I recently discussed how many leading websites make it difficult to find and/or sign up for their e-mail offerings. I want to continue the theme of missed opportunities and now bring attention to the fact that many companies fail to leverage some of their best opportunities to capture data.
Any company that communicates with customers and prospects outside of their website should be utilizing that customer touch point to potentially acquire e-mail subscribers and other opt-in opportunities.
So, where do you start if increasing your e-mail database and decreasing the costs of other marketing channels are priorities?
Today, let’s consider four areas: point of sale, call center, in-store experience, and sales calls/marketing collateral. In part two, we’ll consider five others.
Point of sale: You may ask, “don’t you want their e-mail before the sale, not after?” If you want to build loyalty, retention, and ongoing relationships and sales with your current customer base, then you absolutely want their e-mail address. Of course, you want them to opt in to future e-mails so you can send them more information.
Capturing e-mail in a way that doesn’t interfere with the transaction and is recorded in an accurate and timely fashion can be a challenge. Methods vary from hand written notepads (Tuesday Morning does this) to tear-off coupon-oriented slips (Office Depot and CVS employ these tactics) to employees entering your e-mail address into the POS system (like J. Crew does).
Call center: The backbone of many CRM (define) programs is usually e-mail marketing or call centers, yet they’re rarely integrated from a data collection viewpoint. We all know those incoming customer service calls are expensive. Most companies using call centers are missing out on an e-mail acquisition opportunity. Word to the wise – train your agents on why, what, how often, and list hygiene roadblocks prior to using them to assist with the opt-in process.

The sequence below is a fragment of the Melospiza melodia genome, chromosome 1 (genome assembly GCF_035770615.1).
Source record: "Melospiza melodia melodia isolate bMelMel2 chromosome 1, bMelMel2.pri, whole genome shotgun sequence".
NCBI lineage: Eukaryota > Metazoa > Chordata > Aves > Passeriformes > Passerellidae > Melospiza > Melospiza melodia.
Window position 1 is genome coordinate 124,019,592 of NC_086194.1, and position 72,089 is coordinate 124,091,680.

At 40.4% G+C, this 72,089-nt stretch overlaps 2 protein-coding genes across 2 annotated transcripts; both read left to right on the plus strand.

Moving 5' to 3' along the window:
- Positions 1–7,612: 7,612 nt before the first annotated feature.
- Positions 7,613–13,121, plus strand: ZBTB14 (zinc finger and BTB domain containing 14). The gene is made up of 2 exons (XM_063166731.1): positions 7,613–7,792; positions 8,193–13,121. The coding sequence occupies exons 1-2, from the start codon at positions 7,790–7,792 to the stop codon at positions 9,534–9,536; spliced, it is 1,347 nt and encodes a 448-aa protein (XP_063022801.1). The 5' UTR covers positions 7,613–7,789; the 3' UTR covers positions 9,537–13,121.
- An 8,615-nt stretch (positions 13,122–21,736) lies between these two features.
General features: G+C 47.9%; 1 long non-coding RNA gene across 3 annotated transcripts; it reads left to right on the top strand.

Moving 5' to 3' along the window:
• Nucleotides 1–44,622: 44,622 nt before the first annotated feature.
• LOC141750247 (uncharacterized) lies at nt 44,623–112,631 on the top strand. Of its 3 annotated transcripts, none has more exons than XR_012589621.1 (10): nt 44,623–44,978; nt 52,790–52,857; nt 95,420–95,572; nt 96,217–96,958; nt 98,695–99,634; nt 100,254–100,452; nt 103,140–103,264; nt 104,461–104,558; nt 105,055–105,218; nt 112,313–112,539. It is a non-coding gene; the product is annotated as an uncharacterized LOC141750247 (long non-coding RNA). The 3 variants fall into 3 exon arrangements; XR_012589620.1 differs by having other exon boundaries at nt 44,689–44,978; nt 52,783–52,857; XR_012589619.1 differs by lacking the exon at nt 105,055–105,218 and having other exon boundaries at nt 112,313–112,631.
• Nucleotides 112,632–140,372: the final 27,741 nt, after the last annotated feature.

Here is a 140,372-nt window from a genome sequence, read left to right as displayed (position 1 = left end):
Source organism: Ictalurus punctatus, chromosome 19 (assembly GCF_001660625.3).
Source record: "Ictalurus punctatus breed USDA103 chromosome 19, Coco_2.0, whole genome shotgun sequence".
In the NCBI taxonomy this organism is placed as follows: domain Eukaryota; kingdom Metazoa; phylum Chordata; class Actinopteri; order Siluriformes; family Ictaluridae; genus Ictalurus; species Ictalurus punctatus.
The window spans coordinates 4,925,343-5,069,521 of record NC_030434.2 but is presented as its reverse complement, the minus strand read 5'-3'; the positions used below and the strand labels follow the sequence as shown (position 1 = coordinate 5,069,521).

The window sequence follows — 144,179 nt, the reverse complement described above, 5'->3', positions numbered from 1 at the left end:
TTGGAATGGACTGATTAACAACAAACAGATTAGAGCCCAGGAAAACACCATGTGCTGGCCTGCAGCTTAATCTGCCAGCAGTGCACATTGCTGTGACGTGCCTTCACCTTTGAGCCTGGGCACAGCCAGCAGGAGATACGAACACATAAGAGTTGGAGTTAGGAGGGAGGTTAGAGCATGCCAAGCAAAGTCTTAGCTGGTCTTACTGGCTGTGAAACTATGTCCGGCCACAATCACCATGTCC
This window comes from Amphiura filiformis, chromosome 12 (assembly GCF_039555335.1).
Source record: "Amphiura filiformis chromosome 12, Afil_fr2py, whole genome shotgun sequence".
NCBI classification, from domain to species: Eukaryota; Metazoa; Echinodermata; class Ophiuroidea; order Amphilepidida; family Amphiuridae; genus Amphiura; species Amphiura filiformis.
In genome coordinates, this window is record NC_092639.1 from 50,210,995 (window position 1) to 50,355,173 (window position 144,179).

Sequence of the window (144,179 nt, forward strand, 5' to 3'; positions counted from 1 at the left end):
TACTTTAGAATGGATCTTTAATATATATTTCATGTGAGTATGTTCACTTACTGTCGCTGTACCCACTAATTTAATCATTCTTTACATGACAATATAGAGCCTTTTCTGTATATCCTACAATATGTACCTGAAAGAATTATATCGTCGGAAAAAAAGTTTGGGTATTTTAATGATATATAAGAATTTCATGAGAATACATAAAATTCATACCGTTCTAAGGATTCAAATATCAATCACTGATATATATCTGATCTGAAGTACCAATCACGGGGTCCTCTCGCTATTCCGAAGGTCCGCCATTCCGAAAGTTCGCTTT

In-store experience: Do you place a fishbowl in your restaurant (where it’s questionable on whether an opt-in occurs when you drop a business card in a bowl touting a free meal) or do you provide a clear and direct opt-in method for them to be added to your list? We process thousands of in-store opt-in cards each month for our clients and the reason they’re effective is they’re offered up during the dining experience as a communication option and incentive, provide user friendly fields and spacing, as well as a clear value proposition on why they should opt in. Finally, they’re added in a quick time period and receive a welcome e-mail. All in all, it’s a positive user experience. Therefore, ensure your users have a strong first impression to your e-mail program and don’t have to wait for months before getting that coupon or first e-mail promotion.
Be sure to think of every place to potentially take that relationship leap with your customers. Opt-in promotional exposure can be tied to receipts (list a website URL or text to enter short code), displays in retail stores, table tents, menus in restaurants, and even stores that have kiosks or computer terminals.
Sales calls/marketing collateral: So you B2B folks don’t think I’m ignoring you, you certainly can leverage face-to-face experiences by driving opt-ins so you can strengthen that long-term relationship. Whether the goal is gaining an opt-in to the corporate newsletter or your own sales and marketing updated list, why not go for the opt-in before going in for the close? You need to date before you marry, and e-mail is one of the best relationship builders in the marketing universe.
Your collateral should support these parallel efforts and make it easy for prospects to learn more about your company through valuable e-mails. Caveat emptor – your e-mail program can also reveal, for better or worse, company values, strengths, and weaknesses (meaning, do you bombard your subscribers with irrelevant offers or include typos, broken links, and other errors, or do you provide relevant and helpful information in a professional manner?).
In part two, I’ll examine five additional offline touch points that can be used to acquire e-mail subscribers.
Do you ever get the feeling that you’re being ignored? That despite your best efforts to ensure every email you write is a) highly relevant; b) succinct; and c) blurb-free, your message still gets overlooked?
As consumers, we live in a real-time world. We have the technology to access the information we need, when and where we want it, and the "when" is usually "now."
A new starter in Team SaleCycle recently asked me the following question… “Wouldn't they just come back anyway?”